Working Money magazine.  The investors' magazine. Advantage



Article Archive | Search | Subscribe/Renew | Login | Free Trial | Forgot ID?



Analysts Sometimes Get It Right — Short BT

02/08/08 10:00:07 AM
by Mike Carr, CMT

Analyst downgrades are often a signal that a stock's decline is over, but in the case of BT, this might just be the beginning of a steeper decline.

Security:   BT
Position:   Sell

British telecommunications giant BT Group (BT) reported that profits dipped by 1% in the fourth quarter because revenue growth was lower than expected. The company blamed the shortfall on an increasingly competitive broadband market. In response, the company's stock price slid almost 10% on the news. Analysts at Bear Stearns and other companies responded by downgrading the stock.

Analysts often issue reports after the news is reflected in the price of the stock. In this case, the stock is trading with a price/earnings ratio near 7, a very low valuation for a company with more than $40 billion in annual sales. This is the kind of stock that fundamental analysts often call "cheap" as they buy in expectation of the upturn. However, what they fail to consider is that earnings can go down, and if earnings continue to decline, the P/E ratio can go higher while the price drops.

The long-term chart of BT indicates that it is still working off the excesses reached in the Internet bubble (Figure 1). Using the final stage of that blowoff pattern to develop a price target, BT is still subject to a 20-point decline. This target coincides with the support levels reached after the initial decline. The current price level has retraced slightly more than half of the bounce from that bottom, and after failing at the Fibonacci retracement levels, it is likely to fall back to the lower support levels.

FIGURE 1: BT, LONG-TERM. Long-term charts are often useful to identify price objectives, even for short-term traders.
Graphic provided by: Trade Navigator.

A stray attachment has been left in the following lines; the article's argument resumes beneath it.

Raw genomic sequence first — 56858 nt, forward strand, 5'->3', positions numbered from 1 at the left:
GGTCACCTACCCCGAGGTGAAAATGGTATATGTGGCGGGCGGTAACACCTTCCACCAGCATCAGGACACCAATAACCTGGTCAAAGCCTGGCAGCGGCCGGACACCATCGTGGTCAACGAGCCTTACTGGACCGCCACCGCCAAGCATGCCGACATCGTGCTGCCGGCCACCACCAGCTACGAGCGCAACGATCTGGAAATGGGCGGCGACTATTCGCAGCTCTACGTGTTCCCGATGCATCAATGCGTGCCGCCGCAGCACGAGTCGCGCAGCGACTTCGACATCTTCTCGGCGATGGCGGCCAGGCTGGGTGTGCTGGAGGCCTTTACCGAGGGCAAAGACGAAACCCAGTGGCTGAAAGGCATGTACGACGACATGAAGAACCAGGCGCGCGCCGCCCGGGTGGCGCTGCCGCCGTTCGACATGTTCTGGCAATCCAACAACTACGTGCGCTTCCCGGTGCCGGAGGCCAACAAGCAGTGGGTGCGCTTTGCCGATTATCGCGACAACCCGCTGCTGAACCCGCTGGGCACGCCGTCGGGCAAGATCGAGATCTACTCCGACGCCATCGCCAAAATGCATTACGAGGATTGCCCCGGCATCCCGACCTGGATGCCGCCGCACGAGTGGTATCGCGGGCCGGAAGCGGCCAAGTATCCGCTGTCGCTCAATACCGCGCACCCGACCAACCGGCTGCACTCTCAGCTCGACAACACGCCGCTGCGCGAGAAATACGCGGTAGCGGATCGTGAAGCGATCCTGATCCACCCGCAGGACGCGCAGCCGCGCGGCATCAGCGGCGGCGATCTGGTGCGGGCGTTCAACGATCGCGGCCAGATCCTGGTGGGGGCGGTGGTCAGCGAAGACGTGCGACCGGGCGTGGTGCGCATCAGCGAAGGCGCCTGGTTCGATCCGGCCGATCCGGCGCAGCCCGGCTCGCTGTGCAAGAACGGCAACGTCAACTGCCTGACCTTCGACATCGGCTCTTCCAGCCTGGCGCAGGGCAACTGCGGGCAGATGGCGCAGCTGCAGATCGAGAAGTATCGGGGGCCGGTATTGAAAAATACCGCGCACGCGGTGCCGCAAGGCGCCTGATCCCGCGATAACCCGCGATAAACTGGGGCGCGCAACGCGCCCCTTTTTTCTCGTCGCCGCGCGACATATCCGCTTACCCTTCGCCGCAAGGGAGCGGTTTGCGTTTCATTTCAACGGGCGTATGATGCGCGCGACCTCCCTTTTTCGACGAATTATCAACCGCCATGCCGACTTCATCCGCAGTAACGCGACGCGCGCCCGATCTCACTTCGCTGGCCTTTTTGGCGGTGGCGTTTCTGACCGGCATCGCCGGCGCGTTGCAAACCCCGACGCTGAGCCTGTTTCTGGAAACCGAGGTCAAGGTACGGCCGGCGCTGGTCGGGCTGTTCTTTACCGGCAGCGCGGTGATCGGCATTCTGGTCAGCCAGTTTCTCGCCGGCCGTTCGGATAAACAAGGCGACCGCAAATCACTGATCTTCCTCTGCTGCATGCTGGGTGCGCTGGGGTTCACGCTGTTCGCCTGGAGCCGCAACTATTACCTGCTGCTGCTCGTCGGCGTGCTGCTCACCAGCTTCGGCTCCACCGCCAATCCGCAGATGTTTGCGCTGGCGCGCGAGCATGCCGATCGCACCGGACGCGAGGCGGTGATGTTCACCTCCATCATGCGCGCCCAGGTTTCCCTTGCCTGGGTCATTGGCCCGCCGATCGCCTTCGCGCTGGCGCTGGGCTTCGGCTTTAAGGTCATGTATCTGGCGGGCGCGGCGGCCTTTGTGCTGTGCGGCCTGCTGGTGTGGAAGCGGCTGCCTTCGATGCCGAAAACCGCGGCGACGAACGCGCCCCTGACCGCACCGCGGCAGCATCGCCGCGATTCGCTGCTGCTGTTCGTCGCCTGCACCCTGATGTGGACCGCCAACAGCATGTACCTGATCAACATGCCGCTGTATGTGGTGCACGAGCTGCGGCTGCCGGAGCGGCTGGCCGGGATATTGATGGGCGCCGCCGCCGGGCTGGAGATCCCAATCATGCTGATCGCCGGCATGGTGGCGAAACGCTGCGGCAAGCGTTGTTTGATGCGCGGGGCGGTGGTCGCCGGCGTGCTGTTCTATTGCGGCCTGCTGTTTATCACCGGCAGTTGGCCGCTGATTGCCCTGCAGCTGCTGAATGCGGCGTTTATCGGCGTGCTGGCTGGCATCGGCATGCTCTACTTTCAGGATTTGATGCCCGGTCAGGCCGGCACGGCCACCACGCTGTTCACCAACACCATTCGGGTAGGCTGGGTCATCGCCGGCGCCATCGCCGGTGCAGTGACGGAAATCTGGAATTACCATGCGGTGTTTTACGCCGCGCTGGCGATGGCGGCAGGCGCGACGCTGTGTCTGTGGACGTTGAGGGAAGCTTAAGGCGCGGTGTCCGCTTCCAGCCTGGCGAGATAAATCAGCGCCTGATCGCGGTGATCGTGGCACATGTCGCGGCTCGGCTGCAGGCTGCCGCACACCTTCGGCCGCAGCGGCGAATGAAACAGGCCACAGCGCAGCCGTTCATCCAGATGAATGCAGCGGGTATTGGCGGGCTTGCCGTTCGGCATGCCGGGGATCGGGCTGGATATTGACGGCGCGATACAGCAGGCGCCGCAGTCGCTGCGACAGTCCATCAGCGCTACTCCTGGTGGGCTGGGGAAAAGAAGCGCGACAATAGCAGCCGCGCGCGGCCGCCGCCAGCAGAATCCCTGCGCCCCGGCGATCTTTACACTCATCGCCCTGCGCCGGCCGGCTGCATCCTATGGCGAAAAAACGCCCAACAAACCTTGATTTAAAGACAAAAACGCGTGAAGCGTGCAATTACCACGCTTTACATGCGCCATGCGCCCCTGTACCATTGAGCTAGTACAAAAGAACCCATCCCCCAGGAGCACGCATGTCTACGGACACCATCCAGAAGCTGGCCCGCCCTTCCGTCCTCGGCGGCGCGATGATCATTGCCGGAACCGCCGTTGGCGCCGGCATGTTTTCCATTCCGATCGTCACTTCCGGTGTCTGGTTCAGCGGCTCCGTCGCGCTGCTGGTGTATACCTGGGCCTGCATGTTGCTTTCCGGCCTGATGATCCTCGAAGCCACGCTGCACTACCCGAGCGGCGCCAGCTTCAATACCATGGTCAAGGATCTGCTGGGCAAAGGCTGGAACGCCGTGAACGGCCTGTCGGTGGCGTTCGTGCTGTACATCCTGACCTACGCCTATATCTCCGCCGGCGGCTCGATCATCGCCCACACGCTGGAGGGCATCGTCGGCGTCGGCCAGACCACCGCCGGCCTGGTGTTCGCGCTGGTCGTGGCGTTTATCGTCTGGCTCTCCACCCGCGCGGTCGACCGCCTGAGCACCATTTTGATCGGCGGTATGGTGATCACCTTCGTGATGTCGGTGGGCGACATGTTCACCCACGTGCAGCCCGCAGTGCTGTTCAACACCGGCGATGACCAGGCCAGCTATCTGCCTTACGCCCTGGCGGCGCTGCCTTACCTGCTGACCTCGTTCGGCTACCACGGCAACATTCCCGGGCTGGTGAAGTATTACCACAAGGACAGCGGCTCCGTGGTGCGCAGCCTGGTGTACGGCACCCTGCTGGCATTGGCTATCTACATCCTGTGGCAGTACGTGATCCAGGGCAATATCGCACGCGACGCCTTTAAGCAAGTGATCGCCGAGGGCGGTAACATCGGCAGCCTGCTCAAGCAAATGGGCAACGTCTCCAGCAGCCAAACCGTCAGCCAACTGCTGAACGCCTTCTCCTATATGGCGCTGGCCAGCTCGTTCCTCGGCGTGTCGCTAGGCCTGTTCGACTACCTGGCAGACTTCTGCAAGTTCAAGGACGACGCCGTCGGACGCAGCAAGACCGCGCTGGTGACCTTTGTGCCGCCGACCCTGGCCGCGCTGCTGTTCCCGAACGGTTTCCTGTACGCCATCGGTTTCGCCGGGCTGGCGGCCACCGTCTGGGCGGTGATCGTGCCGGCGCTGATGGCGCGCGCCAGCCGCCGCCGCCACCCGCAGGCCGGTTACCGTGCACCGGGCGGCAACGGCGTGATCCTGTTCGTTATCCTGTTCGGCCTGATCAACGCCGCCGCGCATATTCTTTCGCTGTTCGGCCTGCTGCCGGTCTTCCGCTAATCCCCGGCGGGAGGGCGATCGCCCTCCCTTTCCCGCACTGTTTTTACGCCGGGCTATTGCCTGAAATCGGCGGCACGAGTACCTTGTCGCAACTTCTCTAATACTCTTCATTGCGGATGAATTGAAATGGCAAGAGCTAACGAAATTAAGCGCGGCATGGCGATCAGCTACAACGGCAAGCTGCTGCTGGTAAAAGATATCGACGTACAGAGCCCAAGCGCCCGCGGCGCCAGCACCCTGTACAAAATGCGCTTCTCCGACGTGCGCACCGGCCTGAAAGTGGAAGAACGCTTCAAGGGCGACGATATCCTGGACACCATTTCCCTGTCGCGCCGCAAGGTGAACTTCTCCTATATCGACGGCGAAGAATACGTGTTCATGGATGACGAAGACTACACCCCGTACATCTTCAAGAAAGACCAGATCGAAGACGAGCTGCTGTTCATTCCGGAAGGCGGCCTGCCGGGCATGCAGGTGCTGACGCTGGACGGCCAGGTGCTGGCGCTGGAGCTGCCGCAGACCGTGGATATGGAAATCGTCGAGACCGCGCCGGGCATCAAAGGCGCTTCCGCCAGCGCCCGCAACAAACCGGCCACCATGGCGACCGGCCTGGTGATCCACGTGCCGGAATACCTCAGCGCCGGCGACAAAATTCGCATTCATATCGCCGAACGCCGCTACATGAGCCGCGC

Relative strength is also pointing to lower prices. The long-term chart of relative strength in a point & figure format shows that a major top formed over the last three years and the pattern broke out to the downside in January (Figure 2). This chart indicates that a price decline is more likely than a price rise.

FIGURE 2: BT, POINT & FIGURE. Long-term relative strength confirms the bearish pattern for BT.
Graphic provided by: Market Dynamics (
Overall, the charts say the analysts have this one right. BT is likely to fall significantly in the months ahead, but shorts need to be aware that the stock pays a significant dividend. Put options or single stock futures are a better strategy than outright short sales in dividend-paying stocks.

Mike Carr, CMT

Mike Carr, CMT, is a member of the Market Technicians Association, and editor of the MTA's newsletter, Technically Speaking. He is also the author of "Smarter Investing in Any Economy: The Definitive Guide to Relative Strength Investing," and "Conquering the Divide: How to Use Economic Indicators to Catch Stock Market Trends."

E-mail address:

Click here for more information about our publications!

Comments or Questions? Article Usefulness
5 (most useful)
1 (least useful)


Date: 02/09/08Rank: 2Comment: 

S&C Subscription/Renewal

Request Information From Our Sponsors 

DEPARTMENTS: Advertising | Editorial | Circulation | Contact Us | BY PHONE: (206) 938-0570

PTSK — The Professional Traders' Starter Kit
Home — S&C Magazine | Working Money Magazine | Advantage | Online Store | Traders’ Resource
Add a Product to Traders’ Resource | Message Boards | Subscribe/Renew | Free Trial Issue | Article Code | Search

Copyright © 1982–2020 Technical Analysis, Inc. All rights reserved. Read our disclaimer & privacy statement.